New voices shame US government, tech leaders for muffing AI lead
Has China, which one generation ago was laughed off as a manufacturing threat to the West, already beat the United States in artificial intelligence?
There have been a few embarrassing tombstones erroneously carved for U.S. industries (aerospace comes to mind) facing foreign competition, but there being a real debate about China outperforming in AI is sobering.
Some newly strident voices on the matter say the United States government and tech elites have not served the nation’s interests. They are blaming anti-competitiveness, dull thinking, unfocused planning and a Cold War mentality.
According to the Financial Times, Nicolas Chaillan, the U.S. Air Force’s first chief software officer, said China has won the AI competition. “It’s already over, in my opinion.”
Chaillan resigned last month, leaving behind a letter that was scathing if not actually bitter. He said he was exhausted by having to raise funds like a rural public radio station, begging for commitments and working with less than was promised.
Since then, Chaillan has expanded his assessment of national priorities, technological and otherwise. The major tech companies, all with mind-boggling overseas caches of revenue, are stifling AI development with anti-entrepreneurial mindsets, he said.
Debates about ethical development, deployment and management of AI algorithms also has fatally hobbled public and private research and rollouts, according to Chaillan.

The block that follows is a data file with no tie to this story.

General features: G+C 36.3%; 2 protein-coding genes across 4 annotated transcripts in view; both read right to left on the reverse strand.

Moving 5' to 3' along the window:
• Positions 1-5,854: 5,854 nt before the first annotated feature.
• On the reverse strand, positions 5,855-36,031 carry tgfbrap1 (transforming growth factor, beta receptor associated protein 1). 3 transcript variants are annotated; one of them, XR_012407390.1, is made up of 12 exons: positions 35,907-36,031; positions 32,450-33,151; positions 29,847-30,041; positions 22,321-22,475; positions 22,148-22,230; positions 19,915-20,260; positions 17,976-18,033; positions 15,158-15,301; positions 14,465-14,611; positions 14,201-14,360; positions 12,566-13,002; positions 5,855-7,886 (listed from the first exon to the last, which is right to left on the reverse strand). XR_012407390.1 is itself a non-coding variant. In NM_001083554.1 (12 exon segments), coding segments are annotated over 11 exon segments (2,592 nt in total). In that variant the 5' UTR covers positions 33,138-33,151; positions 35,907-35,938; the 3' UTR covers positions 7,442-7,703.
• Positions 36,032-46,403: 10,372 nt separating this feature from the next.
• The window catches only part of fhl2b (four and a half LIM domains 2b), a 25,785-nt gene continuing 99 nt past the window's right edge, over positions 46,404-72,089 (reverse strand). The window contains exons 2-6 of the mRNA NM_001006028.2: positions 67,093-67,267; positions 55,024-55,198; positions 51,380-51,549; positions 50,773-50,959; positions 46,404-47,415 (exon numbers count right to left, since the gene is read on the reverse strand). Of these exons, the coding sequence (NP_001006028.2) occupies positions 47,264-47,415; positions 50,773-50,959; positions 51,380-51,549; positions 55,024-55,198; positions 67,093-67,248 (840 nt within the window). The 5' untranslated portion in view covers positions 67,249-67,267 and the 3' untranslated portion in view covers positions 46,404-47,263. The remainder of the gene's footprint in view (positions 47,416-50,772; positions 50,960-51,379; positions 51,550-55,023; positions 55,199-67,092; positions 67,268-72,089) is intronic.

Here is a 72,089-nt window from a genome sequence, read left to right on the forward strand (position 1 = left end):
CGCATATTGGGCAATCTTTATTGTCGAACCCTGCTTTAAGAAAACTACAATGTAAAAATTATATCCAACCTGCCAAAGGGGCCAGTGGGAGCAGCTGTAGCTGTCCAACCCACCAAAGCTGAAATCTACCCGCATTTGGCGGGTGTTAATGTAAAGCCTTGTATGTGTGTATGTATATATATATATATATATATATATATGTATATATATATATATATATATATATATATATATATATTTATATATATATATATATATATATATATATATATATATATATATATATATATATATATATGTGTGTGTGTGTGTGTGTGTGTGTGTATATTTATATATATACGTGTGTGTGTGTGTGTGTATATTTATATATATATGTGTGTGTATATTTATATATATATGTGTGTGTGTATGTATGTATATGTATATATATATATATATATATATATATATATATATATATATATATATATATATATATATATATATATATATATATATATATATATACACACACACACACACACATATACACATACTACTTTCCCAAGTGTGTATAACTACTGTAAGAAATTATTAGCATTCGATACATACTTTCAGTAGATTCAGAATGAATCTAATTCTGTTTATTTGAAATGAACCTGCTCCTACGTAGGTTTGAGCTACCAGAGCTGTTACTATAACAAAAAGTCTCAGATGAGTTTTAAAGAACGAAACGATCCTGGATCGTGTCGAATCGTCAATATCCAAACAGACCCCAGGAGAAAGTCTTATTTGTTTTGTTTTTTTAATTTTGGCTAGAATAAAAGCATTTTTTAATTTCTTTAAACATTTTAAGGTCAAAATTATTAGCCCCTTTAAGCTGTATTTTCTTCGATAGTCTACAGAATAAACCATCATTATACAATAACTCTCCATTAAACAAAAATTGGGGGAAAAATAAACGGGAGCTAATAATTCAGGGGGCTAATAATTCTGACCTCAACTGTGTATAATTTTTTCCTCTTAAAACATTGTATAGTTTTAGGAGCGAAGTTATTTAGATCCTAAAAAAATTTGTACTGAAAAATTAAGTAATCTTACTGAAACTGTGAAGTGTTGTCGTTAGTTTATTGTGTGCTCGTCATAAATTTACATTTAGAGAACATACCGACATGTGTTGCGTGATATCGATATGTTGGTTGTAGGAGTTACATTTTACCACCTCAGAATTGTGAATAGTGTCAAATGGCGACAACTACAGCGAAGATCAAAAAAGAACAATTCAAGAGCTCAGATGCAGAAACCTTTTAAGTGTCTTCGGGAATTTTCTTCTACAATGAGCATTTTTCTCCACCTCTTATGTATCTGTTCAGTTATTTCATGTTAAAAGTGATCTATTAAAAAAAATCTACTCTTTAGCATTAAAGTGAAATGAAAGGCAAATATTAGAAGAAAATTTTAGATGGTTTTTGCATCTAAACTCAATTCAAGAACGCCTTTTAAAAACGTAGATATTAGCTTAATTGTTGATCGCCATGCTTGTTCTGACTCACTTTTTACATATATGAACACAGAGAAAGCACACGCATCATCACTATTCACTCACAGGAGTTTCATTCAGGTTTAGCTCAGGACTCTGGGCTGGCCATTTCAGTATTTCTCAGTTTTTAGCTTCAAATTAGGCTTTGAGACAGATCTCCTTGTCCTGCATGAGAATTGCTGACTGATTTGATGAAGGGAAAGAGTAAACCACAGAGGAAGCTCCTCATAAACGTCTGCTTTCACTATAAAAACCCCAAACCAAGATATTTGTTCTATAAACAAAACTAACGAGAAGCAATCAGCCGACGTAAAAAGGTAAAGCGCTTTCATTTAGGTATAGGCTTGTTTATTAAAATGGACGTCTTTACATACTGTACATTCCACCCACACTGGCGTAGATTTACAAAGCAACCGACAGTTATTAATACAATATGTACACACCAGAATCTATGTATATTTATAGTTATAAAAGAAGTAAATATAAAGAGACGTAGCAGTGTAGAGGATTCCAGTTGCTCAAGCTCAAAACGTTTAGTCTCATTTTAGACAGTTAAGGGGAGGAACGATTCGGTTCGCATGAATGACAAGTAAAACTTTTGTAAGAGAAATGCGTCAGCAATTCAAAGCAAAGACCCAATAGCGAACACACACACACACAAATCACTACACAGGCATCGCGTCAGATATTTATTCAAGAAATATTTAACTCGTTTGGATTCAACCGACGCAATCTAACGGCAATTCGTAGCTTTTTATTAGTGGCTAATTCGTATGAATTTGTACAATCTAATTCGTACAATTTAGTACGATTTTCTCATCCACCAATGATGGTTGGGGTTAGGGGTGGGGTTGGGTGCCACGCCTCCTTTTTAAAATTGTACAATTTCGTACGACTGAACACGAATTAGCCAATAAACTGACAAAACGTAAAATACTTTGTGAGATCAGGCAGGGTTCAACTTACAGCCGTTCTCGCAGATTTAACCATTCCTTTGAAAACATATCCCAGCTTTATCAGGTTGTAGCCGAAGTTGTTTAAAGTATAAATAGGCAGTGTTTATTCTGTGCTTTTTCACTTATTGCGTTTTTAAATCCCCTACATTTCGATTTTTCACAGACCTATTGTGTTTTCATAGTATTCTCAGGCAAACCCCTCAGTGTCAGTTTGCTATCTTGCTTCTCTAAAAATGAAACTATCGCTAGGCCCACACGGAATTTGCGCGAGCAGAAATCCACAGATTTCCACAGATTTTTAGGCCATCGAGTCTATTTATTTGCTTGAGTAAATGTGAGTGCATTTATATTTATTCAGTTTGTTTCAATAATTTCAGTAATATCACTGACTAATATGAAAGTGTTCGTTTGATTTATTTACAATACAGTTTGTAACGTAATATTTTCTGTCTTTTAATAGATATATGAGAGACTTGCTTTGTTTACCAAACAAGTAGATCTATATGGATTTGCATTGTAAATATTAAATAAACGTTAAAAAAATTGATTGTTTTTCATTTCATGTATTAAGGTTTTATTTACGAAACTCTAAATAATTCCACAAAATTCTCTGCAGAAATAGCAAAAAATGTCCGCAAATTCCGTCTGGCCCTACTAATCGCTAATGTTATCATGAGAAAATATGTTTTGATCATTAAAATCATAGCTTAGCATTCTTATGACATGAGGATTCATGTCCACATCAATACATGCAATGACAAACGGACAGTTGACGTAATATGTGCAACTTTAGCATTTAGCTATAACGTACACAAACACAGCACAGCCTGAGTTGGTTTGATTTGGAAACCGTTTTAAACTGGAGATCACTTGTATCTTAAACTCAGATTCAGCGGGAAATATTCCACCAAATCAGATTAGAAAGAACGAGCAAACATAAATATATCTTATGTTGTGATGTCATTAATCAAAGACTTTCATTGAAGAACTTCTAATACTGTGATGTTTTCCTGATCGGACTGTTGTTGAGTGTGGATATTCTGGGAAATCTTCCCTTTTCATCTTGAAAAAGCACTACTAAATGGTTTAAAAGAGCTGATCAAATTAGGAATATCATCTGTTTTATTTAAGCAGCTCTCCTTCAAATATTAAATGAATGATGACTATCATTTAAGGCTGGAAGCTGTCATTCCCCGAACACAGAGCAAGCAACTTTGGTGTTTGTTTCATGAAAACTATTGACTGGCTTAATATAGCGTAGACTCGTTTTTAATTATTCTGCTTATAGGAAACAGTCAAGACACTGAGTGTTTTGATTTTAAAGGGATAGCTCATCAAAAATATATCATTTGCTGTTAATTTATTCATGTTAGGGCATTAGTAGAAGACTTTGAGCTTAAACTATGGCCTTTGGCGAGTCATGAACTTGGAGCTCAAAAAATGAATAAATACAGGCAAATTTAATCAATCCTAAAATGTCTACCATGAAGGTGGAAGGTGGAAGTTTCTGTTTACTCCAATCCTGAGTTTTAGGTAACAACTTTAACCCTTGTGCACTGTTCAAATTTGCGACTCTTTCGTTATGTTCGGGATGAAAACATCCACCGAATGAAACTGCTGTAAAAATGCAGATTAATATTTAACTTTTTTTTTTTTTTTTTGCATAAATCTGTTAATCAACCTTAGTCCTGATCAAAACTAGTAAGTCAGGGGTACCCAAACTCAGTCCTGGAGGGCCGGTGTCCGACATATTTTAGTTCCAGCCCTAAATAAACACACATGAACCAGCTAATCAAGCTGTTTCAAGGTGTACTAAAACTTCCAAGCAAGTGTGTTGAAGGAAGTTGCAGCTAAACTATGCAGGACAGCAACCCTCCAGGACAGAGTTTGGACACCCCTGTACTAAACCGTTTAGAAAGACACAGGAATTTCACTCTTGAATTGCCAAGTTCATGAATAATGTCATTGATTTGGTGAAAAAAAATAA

Just two weeks ago, AI Now, an institute within New York University, and independent research house Data & Society put together a memo making some of the same points. The have harsh judgments for the White House’s National AI Research Resource task force.
The groups said federal intentions to “democratize” AI research through the task force, breaking research free of the biggest tech companies in the developed world, are just talk.
New spending priorities are required and “deeper engagement on the harms unleased by uncritical investment in AI” is entrenching narrow-view corporate control of the sector.
Unlike Chaillan, the research firms see “mounting evidence” that “large-scale AI systems” operate in ways that are unethical, particularly when it comes to ensuring equity across demographics.
Indeed, the organizations recommend that the task force stop what it is doing until “serious ethical and data privacy challenges” can be addressed through demonstrated best practices and integrated with global policy precedents.
The task force is also pushing a “tech cold war narrative” that results in a view that investment in intensive AI is necessary to compete with foreign adversaries, just as Chaillan argues. This view, AI Now suggests, Big Tech is almost a branch of national defense.
In the same way that most people do not want to second-guess a branch of the military for fear of giving an enemy an advantage, people who are worried about China’s AI advances are afraid of upsetting the balance of power by questioning Big Tech.